|News Index||News Archives|
|April 1999 Archives|
- CURRENT NEWS & INFORMATION
- Walter Freeman and Wilhelm Reich Feud (April 18)
- Sonata for Kosovo (April 7)
- 1999 Major League Baseball (April 5)
- 1999 Cosmic Player Fields (April 4)
- Cosmic Game Report: DRAGONS @ VANGUARDS (April 1)
- March 1999 News (Archive)
|April 18, 1999|
|Walter Freeman and Wilhelm Reich Feud|
Reich apparently has been making snide comments since spring training about the highly touted but untested rookie from the American Psychosurgery League. Freeman, inventor of the so-called "ice pick" lobotomy in the 1940s, has not had a stellar start so far this season despite the hype that he was going to be the next great cosmic batter. And in 26 games starting in centerfield he has committed two throwing errors. Both errors occurred while Reich was on the mound.
Wilhelm Reich has, according to people close to the situation, been feisty and crotchety since joining the team in December. The much-maligned founder of "orgone" energy, Reich is a controversial psychobiologist who played 13 seasons for the Nude Island Erotics (1984-1997). When the Erotics were deactivated, Reich sat out the 1998 season hoping the Alphatown Ionians would give him a call. The Ionians never called and Reich reluctantly accepted a deal with the Mindland Brains, a new cosmic team for 1999.
Nobody close to the situation would comment on the record about the tension between the lobotomist and the orgonomist. But field manager Jean Piaget is known to be growing impatient with the two players. You might say the team, currently playing .500 ball (13-13) is headed for some cloudy, emotional plague days as the season wears on.
|April 7, 1999|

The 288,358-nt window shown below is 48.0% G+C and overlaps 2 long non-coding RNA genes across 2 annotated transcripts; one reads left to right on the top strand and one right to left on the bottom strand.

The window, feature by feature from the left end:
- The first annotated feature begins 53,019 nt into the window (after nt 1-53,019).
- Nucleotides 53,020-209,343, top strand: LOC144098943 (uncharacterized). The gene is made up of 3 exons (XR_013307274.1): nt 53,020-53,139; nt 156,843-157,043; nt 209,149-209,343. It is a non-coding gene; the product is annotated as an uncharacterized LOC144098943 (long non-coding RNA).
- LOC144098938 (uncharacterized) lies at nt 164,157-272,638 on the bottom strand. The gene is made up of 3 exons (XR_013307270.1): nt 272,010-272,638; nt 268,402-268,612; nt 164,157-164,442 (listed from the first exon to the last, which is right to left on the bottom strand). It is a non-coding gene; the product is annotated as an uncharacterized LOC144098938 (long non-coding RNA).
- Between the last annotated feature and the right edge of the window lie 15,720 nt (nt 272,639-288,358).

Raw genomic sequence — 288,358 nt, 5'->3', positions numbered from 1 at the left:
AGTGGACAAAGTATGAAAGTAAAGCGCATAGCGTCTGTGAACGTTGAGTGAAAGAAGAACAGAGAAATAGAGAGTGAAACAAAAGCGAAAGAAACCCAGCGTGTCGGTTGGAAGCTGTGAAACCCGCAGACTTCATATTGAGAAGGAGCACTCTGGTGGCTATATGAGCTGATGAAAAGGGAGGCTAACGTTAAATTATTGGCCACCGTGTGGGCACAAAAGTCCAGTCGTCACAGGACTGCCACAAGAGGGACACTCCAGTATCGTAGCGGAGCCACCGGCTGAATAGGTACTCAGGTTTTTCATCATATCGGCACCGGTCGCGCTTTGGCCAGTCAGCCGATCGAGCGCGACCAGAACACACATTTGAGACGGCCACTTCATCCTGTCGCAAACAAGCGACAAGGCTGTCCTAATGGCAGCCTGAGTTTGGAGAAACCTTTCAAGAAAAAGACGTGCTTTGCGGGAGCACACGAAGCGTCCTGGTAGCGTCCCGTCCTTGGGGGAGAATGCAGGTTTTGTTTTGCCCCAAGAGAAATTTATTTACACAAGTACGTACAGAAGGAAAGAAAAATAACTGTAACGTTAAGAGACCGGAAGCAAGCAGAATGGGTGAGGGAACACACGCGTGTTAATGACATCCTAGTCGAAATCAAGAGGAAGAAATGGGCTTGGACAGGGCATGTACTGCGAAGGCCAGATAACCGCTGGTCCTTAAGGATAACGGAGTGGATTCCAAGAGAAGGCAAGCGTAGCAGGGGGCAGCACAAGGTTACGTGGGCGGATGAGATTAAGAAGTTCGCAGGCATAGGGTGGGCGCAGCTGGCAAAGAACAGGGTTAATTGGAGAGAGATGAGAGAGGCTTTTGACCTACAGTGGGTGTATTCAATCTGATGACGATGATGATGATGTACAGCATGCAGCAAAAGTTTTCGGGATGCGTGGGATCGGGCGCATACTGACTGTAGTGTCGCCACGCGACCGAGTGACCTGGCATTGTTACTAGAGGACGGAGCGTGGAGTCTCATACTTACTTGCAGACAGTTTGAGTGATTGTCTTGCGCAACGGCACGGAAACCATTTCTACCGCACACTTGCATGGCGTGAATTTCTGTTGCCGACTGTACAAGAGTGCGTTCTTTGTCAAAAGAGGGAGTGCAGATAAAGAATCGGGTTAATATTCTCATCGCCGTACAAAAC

|Sonata for Kosovo|
The SONATA FOR KOSOVO wails for the star-crossed and unfortunate victims of ethnic cleansing and for the innocent souls who take cover from the hard rain falling on top of them. And it wails for the misbegotten men and women who no longer can discern what is right from what is wrong.
|April 5, 1999|
|1999 Major League Baseball|
The overtly selfish baseball owners, in a frenzy because their sport faces a financial meltdown, are frantically trying to capitalize on the excitement generated during last season's homerun festival. Combined with the overtly greedy players, the owners are fast driving the so-called "national past-time" into the ground. Baseball as-it-used-to-be will soon be as out-of-sight as the average cost for a nice family of four to attend a Major League baseball game ($121.36). [Note: Figure is based on the Fan Cost Index, which includes two average-price tickets, two average-price child tickets, four small soft drinks, two small beers, four hot dogs, parking, two programs and two adult caps. The Fan Cost Index for Major League Baseball has increased 6.8 percent this season.]
Rather than seeking out ways to curb their spiralling greediness, owners and players look for new methods of satisfying the desire for mo' money. The latest idea floated by Major League Baseball to raise revenue is to use advertising patches on player uniforms.
Not surprisingly, money has severely skewed the competitive balance of the sport. Analysts point out that a team's payroll must be at least $52 million if there is any hope for a playoff bid this season. And while the season has just started, it is already easy enough to predict which teams will be around in September: The Yankees ($87 million payroll), Orioles ($79 payroll), Dodgers ($77 million), Rangers ($74 million), Braves ($73 million) and the Indians ($68 million) are assured of making the playoffs based on their payrolls. This competitive imbalance based on team revenue/expense tables will not be solved by turning the players into walking billboards.